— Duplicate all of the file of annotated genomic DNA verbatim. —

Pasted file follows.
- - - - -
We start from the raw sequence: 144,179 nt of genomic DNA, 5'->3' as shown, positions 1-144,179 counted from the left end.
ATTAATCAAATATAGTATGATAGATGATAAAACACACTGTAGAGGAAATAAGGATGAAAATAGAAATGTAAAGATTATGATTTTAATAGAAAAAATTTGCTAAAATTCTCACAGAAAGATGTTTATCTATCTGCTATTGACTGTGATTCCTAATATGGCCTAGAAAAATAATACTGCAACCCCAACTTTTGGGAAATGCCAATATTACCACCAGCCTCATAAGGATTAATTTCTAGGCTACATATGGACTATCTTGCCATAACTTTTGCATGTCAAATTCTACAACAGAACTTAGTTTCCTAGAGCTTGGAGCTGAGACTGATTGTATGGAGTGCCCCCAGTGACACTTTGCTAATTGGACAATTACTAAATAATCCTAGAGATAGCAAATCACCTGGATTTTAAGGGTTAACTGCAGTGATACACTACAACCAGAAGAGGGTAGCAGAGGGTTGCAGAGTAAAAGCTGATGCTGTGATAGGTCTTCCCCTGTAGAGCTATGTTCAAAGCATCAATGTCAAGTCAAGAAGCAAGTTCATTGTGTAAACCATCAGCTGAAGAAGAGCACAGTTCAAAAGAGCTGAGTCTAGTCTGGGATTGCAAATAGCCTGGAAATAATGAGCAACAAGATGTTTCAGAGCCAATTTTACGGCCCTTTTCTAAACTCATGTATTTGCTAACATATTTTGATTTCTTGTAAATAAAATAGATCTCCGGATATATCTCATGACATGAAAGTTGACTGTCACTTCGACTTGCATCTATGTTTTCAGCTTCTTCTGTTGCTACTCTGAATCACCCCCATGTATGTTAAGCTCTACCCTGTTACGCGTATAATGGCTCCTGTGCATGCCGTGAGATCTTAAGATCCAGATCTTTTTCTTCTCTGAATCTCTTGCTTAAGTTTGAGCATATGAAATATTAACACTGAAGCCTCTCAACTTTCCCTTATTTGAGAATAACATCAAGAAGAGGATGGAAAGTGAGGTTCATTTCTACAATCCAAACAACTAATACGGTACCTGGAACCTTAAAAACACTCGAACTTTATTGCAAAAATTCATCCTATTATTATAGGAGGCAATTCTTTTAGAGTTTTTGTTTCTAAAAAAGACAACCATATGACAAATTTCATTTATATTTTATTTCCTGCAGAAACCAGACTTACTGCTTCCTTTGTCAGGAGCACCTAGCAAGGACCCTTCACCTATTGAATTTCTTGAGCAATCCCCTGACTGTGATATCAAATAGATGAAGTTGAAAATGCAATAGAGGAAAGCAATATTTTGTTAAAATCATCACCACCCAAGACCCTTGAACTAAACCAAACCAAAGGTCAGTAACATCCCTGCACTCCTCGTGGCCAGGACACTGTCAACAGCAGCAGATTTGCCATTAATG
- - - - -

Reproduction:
We start from the raw sequence: 144,179 nt of genomic DNA, 5'->3' as shown, positions 1-144,179 counted from the left end.
ATTAATCAAATATAGTATGATAGATGATAAAACACACTGTAGAGGAAATAAGGATGAAAATAGAAATGTAAAGATTATGATTTTAATAGAAAAAATTTGCTAAAATTCTCACAGAAAGATGTTTATCTATCTGCTATTGACTGTGATTCCTAATATGGCCTAGAAAAATAATACTGCAACCCCAACTTTTGGGAAATGCCAATATTACCACCAGCCTCATAAGGATTAATTTCTAGGCTACATATGGACTATCTTGCCATAACTTTTGCATGTCAAATTCTACAACAGAACTTAGTTTCCTAGAGCTTGGAGCTGAGACTGATTGTATGGAGTGCCCCCAGTGACACTTTGCTAATTGGACAATTACTAAATAATCCTAGAGATAGCAAATCACCTGGATTTTAAGGGTTAACTGCAGTGATACACTACAACCAGAAGAGGGTAGCAGAGGGTTGCAGAGTAAAAGCTGATGCTGTGATAGGTCTTCCCCTGTAGAGCTATGTTCAAAGCATCAATGTCAAGTCAAGAAGCAAGTTCATTGTGTAAACCATCAGCTGAAGAAGAGCACAGTTCAAAAGAGCTGAGTCTAGTCTGGGATTGCAAATAGCCTGGAAATAATGAGCAACAAGATGTTTCAGAGCCAATTTTACGGCCCTTTTCTAAACTCATGTATTTGCTAACATATTTTGATTTCTTGTAAATAAAATAGATCTCCGGATATATCTCATGACATGAAAGTTGACTGTCACTTCGACTTGCATCTATGTTTTCAGCTTCTTCTGTTGCTACTCTGAATCACCCCCATGTATGTTAAGCTCTACCCTGTTACGCGTATAATGGCTCCTGTGCATGCCGTGAGATCTTAAGATCCAGATCTTTTTCTTCTCTGAATCTCTTGCTTAAGTTTGAGCATATGAAATATTAACACTGAAGCCTCTCAACTTTCCCTTATTTGAGAATAACATCAAGAAGAGGATGGAAAGTGAGGTTCATTTCTACAATCCAAACAACTAATACGGTACCTGGAACCTTAAAAACACTCGAACTTTATTGCAAAAATTCATCCTATTATTATAGGAGGCAATTCTTTTAGAGTTTTTGTTTCTAAAAAAGACAACCATATGACAAATTTCATTTATATTTTATTTCCTGCAGAAACCAGACTTACTGCTTCCTTTGTCAGGAGCACCTAGCAAGGACCCTTCACCTATTGAATTTCTTGAGCAATCCCCTGACTGTGATATCAAATAGATGAAGTTGAAAATGCAATAGAGGAAAGCAATATTTTGTTAAAATCATCACCACCCAAGACCCTTGAACTAAACCAAACCAAAGGTCAGTAACATCCCTGCACTCCTCGTGGCCAGGACACTGTCAACAGCAGCAGATTTGCCATTAATG